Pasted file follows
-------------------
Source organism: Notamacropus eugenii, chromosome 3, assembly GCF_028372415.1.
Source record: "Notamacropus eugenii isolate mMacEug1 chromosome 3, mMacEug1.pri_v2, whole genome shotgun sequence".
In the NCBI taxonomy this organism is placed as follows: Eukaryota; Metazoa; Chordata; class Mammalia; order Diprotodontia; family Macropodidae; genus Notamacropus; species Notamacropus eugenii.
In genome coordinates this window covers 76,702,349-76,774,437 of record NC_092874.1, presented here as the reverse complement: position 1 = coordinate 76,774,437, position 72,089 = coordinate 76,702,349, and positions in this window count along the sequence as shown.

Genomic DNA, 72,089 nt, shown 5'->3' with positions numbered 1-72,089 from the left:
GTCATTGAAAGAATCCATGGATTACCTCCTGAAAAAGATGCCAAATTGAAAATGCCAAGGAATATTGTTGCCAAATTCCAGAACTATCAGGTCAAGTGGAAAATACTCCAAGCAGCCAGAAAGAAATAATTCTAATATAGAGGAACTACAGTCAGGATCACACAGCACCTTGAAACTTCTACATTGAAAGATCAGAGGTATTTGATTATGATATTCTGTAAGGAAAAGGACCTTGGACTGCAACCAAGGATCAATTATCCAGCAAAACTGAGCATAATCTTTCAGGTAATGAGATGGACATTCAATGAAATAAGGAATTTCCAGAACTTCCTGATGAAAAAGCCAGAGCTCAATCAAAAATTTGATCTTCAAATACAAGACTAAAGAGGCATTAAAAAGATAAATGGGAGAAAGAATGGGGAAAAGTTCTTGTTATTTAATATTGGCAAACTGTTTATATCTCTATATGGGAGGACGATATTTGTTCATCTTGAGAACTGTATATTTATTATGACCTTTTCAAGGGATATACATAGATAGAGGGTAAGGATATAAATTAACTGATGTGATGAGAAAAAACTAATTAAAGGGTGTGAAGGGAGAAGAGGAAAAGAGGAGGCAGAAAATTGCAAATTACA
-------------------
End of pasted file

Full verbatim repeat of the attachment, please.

Source organism: Notamacropus eugenii, chromosome 3, assembly GCF_028372415.1.
Source record: "Notamacropus eugenii isolate mMacEug1 chromosome 3, mMacEug1.pri_v2, whole genome shotgun sequence".
In the NCBI taxonomy this organism is placed as follows: Eukaryota; Metazoa; Chordata; class Mammalia; order Diprotodontia; family Macropodidae; genus Notamacropus; species Notamacropus eugenii.
In genome coordinates this window covers 76,702,349-76,774,437 of record NC_092874.1, presented here as the reverse complement: position 1 = coordinate 76,774,437, position 72,089 = coordinate 76,702,349, and positions in this window count along the sequence as shown.

Genomic DNA, 72,089 nt, shown 5'->3' with positions numbered 1-72,089 from the left:
GTCATTGAAAGAATCCATGGATTACCTCCTGAAAAAGATGCCAAATTGAAAATGCCAAGGAATATTGTTGCCAAATTCCAGAACTATCAGGTCAAGTGGAAAATACTCCAAGCAGCCAGAAAGAAATAATTCTAATATAGAGGAACTACAGTCAGGATCACACAGCACCTTGAAACTTCTACATTGAAAGATCAGAGGTATTTGATTATGATATTCTGTAAGGAAAAGGACCTTGGACTGCAACCAAGGATCAATTATCCAGCAAAACTGAGCATAATCTTTCAGGTAATGAGATGGACATTCAATGAAATAAGGAATTTCCAGAACTTCCTGATGAAAAAGCCAGAGCTCAATCAAAAATTTGATCTTCAAATACAAGACTAAAGAGGCATTAAAAAGATAAATGGGAGAAAGAATGGGGAAAAGTTCTTGTTATTTAATATTGGCAAACTGTTTATATCTCTATATGGGAGGACGATATTTGTTCATCTTGAGAACTGTATATTTATTATGACCTTTTCAAGGGATATACATAGATAGAGGGTAAGGATATAAATTAACTGATGTGATGAGAAAAAACTAATTAAAGGGTGTGAAGGGAGAAGAGGAAAAGAGGAGGCAGAAAATTGCAAATTACA